Monthly Archives: July 2015

White Rock Farmer’s Market a Big Hit!

20150712_132339 (1)Here’s John at our nearly empty booth near the end of the Farmer’s Market in White Rock this past Sunday (July 12th, 2015).  We had a great time and were kept busy right to the close.  In the end we sold nearly 100 pounds of fresh garlic directly to the consumer.  It was a blast meeting so many people who paid so much attention to the food they bought.

For the many customers who asked how we grow our garlic, we will be developing a “HOW TO” section to this website over the next few weeks.  We will start selling seed garlic next week.  We will be at the Abbotsford Farmer’s market on Saturday, July 18th and at the White Rock Market on Sunday, July 19th.  See you there!

Published: July 13, 2015 | Comments: 0

Bulbil Types

20150710_11203820150710_11430320150707_150011Here are three types of hardneck bulbils.  We will select the biggest for fall planting.  The top two are different strains of porcelains while the popular purple stripes are shown at the bottom.  We plant them in the fall in green houses that affords some protection from the worst of winter’s weather and gives the plants time to grow into a 3 or 4 clove bulbs by the following summer.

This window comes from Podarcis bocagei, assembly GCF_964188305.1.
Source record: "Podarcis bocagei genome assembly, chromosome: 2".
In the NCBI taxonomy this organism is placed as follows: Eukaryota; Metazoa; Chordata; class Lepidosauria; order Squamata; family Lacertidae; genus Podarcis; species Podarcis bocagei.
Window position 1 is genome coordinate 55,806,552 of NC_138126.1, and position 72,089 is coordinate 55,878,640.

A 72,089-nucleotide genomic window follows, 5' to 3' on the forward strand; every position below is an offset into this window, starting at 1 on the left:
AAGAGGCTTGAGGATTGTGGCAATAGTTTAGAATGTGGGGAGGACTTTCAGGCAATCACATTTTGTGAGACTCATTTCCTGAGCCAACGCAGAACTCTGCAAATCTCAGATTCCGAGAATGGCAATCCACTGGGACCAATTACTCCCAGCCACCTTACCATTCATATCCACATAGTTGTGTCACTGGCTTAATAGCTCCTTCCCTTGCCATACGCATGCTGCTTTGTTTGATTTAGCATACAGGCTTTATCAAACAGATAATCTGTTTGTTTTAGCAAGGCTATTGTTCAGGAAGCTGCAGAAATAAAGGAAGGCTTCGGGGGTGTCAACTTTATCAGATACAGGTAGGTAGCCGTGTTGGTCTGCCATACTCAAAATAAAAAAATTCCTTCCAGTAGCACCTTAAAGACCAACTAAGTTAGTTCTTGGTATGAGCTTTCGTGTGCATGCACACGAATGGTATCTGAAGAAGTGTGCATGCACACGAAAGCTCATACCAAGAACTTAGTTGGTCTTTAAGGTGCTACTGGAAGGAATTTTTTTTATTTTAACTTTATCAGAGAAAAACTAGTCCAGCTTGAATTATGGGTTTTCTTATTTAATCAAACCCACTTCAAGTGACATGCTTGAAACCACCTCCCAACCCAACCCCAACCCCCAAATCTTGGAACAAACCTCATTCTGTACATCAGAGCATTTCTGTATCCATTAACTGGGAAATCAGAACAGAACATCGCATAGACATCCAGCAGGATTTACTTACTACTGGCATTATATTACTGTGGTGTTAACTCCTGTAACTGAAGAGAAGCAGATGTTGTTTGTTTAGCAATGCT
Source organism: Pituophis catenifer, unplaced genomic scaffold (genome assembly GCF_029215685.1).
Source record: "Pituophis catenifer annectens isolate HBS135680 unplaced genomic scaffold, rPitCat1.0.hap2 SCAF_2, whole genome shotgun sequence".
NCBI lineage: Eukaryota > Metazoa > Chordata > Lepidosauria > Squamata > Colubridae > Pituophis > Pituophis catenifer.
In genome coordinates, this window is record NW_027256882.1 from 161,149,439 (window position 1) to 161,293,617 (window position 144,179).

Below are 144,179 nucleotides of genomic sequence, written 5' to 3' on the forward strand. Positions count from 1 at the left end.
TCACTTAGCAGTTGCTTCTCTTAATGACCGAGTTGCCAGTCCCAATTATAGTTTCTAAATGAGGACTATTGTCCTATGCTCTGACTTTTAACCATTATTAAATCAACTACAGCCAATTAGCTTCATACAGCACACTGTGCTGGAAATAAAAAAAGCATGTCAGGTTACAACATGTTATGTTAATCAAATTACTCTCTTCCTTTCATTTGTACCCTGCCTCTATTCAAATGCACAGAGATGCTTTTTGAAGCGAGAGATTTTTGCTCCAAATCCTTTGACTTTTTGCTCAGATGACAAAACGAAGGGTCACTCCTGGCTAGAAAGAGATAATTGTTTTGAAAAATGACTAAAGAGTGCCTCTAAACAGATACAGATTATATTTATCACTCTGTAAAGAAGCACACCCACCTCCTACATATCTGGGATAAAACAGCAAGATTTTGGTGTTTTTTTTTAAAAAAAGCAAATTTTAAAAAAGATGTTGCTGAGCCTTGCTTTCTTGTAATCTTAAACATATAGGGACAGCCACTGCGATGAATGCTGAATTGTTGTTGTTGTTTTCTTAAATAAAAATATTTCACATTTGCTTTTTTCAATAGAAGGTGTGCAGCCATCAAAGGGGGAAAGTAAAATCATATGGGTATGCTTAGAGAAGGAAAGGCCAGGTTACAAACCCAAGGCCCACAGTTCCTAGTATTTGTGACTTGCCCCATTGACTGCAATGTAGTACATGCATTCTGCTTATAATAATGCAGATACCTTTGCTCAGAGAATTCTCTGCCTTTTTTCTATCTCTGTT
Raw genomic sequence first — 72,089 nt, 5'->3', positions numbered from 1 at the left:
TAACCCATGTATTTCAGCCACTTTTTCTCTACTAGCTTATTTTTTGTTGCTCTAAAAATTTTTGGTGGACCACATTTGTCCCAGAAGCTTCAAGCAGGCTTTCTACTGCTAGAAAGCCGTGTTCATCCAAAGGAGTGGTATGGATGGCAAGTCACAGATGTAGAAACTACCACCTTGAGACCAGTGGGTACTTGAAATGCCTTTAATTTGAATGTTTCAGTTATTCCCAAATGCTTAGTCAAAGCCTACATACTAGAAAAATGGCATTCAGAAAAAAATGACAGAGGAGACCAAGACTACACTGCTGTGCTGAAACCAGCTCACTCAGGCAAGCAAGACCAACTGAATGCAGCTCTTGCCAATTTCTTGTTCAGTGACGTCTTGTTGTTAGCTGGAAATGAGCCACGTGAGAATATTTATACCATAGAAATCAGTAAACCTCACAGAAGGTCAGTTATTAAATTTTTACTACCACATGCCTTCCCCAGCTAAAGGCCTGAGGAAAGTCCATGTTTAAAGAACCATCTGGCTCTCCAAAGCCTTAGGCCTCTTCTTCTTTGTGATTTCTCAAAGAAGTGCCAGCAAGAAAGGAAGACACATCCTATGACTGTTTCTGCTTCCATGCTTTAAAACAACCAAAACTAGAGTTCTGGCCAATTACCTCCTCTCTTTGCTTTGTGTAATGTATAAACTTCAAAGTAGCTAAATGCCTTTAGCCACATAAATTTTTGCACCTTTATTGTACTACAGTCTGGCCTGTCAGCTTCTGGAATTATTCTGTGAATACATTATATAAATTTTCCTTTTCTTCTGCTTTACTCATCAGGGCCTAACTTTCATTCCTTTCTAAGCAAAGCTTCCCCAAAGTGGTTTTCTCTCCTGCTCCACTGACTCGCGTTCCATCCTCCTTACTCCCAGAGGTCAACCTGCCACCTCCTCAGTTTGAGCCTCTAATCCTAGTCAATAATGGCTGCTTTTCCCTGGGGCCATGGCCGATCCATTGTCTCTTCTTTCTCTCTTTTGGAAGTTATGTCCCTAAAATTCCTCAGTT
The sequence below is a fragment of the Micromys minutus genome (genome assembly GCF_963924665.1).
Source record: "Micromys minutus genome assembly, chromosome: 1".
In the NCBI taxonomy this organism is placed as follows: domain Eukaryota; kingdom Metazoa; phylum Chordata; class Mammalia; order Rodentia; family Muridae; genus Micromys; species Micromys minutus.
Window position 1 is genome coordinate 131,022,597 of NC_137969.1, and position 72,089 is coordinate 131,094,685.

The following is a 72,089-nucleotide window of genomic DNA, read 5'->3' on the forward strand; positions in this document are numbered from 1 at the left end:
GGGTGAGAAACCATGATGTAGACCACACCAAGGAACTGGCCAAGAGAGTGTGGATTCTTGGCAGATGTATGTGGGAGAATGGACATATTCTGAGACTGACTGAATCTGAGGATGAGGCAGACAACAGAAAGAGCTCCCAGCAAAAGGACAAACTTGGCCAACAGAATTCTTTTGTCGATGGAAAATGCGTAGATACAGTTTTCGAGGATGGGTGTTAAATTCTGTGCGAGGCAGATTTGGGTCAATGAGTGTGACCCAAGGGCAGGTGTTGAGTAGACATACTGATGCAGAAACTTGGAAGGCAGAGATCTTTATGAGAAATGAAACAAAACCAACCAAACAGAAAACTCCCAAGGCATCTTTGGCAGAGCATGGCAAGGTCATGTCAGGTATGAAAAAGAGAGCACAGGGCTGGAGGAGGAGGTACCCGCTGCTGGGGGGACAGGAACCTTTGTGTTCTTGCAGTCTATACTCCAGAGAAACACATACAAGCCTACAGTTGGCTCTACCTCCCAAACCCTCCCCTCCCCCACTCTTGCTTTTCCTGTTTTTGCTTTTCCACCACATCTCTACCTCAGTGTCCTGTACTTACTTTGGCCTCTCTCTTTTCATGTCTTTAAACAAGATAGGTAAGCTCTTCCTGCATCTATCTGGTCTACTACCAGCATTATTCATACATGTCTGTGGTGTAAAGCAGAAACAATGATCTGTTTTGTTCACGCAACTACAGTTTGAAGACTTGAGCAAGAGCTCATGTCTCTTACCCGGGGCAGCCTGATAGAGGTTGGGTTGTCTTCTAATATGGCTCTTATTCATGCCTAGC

20150710_134910These are purples planted last November and harvested late this June.  Notice the larger ones show segmentation into small cloves.  We will break these apart and replant  this fall.  Next summer the hundreds of bulbs produced will be our finest seed garlic.  In the fall of 2016 we will plant that generation of cloves and in the summer of 2017 we will harvest giant purples.  It takes a minimum of three plantings to get these plants up to maximum size.  That is why it has taken us several years to get our commercial crop up and running.  We are set to greatly increase our market crop next year with thousands of replacement plants waiting in the wings.